This past week saw the launch of a new global security project, Internet Fraud Alert, which aims to provide a single, secure channel by which security researchers can report stolen consumer credentials (such as passwords and credit card numbers). According to an article about the announcement at Ars Technica, the service should make it easier to ensure that, when stolen information is found, it can be communicated promptly to the appropriate organizations.
It is often difficult for people who discover vast amounts of stolen credentials stashed on servers and sites such as Pastebin.com to bring it to the attention of the proper authorities. Many organizations don’t bother to make reporting stolen data easy, and even then, it can be difficult to convince a bank or law enforcement that the information found is legitimate.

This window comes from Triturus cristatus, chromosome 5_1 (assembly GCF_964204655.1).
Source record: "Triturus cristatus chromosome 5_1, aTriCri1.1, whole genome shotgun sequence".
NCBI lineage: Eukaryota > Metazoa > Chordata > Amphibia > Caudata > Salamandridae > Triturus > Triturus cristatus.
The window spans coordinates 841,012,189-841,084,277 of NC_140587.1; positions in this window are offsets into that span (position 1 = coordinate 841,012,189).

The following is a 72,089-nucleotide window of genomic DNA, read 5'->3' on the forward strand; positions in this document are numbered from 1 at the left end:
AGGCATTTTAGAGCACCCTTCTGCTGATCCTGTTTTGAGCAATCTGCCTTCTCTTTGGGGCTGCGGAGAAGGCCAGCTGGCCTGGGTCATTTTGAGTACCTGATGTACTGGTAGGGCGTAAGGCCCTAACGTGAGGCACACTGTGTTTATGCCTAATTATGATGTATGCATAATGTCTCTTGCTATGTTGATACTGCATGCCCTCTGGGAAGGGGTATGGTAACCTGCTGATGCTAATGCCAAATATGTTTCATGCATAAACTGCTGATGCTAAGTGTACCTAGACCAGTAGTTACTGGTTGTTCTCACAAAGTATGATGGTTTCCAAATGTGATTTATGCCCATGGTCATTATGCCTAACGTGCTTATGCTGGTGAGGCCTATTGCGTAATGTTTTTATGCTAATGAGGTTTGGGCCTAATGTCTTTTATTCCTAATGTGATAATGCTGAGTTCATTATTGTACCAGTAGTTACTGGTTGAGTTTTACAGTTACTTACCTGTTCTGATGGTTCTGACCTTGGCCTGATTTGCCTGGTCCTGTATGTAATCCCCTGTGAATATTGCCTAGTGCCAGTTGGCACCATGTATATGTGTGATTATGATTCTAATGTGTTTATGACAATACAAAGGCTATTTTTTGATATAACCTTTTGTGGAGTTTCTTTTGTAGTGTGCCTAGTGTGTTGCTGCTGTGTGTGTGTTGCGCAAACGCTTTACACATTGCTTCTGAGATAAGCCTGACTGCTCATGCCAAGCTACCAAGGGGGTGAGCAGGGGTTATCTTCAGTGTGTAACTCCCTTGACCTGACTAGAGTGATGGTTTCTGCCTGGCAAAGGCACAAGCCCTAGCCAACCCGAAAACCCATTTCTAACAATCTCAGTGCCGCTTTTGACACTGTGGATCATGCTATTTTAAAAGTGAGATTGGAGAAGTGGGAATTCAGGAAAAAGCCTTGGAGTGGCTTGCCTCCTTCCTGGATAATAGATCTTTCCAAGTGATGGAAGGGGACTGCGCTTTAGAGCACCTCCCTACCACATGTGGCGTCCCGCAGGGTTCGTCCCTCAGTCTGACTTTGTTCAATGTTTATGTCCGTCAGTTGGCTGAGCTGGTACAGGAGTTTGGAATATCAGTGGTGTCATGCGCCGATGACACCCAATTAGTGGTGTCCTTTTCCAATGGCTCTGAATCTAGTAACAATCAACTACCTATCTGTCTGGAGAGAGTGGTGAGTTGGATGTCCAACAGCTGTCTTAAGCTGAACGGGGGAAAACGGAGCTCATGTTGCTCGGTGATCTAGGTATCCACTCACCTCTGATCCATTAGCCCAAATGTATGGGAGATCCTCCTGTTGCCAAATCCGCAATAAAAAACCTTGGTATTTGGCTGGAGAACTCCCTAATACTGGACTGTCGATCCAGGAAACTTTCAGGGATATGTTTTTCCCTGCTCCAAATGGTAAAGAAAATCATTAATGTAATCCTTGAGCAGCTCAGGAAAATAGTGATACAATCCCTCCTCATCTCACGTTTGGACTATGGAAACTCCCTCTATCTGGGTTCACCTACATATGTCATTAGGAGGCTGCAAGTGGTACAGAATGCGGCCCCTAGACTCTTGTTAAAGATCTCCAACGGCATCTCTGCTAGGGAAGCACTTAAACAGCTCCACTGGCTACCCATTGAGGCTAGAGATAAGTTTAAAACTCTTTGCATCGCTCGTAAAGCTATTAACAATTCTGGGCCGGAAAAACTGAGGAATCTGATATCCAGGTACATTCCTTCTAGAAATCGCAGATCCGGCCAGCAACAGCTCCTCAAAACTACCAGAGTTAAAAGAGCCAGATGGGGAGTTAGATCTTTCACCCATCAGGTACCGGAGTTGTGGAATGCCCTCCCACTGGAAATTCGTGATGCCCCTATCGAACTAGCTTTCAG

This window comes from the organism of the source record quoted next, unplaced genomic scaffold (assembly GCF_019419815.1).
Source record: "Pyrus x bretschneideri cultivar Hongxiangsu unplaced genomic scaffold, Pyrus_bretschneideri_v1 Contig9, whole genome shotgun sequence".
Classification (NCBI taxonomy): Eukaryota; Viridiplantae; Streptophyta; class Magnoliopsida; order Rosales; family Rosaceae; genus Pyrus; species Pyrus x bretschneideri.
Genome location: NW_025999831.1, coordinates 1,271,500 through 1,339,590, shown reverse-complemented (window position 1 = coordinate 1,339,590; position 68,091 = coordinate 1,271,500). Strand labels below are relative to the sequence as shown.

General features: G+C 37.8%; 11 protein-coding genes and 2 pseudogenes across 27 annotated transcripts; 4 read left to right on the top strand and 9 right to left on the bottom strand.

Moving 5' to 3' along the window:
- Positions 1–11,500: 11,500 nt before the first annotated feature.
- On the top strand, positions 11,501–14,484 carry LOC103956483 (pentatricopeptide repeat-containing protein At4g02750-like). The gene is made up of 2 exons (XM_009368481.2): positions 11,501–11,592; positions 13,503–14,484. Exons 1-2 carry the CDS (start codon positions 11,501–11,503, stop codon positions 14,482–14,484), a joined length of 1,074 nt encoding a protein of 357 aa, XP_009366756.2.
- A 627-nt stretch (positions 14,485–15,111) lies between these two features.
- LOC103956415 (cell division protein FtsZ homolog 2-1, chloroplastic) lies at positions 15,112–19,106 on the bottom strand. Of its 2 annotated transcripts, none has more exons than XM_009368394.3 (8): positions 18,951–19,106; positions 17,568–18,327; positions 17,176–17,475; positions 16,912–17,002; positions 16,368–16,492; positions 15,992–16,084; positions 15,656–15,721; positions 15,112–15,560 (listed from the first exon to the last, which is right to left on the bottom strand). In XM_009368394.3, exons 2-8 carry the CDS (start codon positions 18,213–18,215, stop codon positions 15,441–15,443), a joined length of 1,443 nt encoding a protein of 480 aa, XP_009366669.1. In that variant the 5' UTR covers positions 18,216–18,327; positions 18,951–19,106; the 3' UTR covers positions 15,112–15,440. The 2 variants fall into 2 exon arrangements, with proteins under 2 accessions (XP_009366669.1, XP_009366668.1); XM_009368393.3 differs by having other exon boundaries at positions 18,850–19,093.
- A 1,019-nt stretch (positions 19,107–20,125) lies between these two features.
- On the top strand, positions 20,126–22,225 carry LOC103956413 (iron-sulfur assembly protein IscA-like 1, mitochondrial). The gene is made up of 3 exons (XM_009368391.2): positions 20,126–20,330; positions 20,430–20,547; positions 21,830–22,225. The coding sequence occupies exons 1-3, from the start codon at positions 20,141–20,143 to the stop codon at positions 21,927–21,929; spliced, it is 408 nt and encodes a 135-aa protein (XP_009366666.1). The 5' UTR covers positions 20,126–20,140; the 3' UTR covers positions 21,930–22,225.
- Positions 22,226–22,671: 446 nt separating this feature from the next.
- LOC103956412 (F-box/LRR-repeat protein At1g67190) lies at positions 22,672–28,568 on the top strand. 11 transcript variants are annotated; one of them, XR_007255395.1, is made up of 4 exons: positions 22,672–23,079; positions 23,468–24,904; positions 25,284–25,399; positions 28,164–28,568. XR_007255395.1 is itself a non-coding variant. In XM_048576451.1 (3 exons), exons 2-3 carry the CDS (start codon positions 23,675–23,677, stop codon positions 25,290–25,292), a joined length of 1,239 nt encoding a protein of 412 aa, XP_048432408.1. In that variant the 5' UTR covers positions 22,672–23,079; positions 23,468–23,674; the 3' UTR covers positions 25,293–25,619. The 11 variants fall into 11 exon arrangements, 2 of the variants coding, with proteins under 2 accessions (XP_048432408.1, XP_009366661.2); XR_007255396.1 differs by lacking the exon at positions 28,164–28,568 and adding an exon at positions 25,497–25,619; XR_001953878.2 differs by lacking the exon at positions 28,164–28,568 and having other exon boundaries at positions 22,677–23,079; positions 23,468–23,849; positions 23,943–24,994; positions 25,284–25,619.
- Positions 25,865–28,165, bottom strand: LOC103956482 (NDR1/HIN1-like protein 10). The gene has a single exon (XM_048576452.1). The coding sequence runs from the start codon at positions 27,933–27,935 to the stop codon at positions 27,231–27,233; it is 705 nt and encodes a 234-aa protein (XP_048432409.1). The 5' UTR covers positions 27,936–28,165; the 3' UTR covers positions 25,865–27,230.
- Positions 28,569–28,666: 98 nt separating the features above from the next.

The technology used at the site was developed by Microsoft, and donated to the National Cyber-Forensics and Training Alliance, a non-profit organization that provide training to fight cyber-crime. Other sponsoring organizations include Accuity, the American Bankers Association, Anti-Phishing Working Group, Citizens Bank, eBay, the Federal Trade Commission, National Consumers League, and PayPal.
One potential problem with the new service is that anonymous submissions are not allowed. This might prevent an insider at a questionable organization from providing information for fear of the consequences if his identity is disclosed. Still, it seems like a worthwhile step to make life a bit more difficult for the Bad Guys.
Update Saturday, 19 June, 15:40 EDT
Microsoft has a news release available with some additional background information on the project.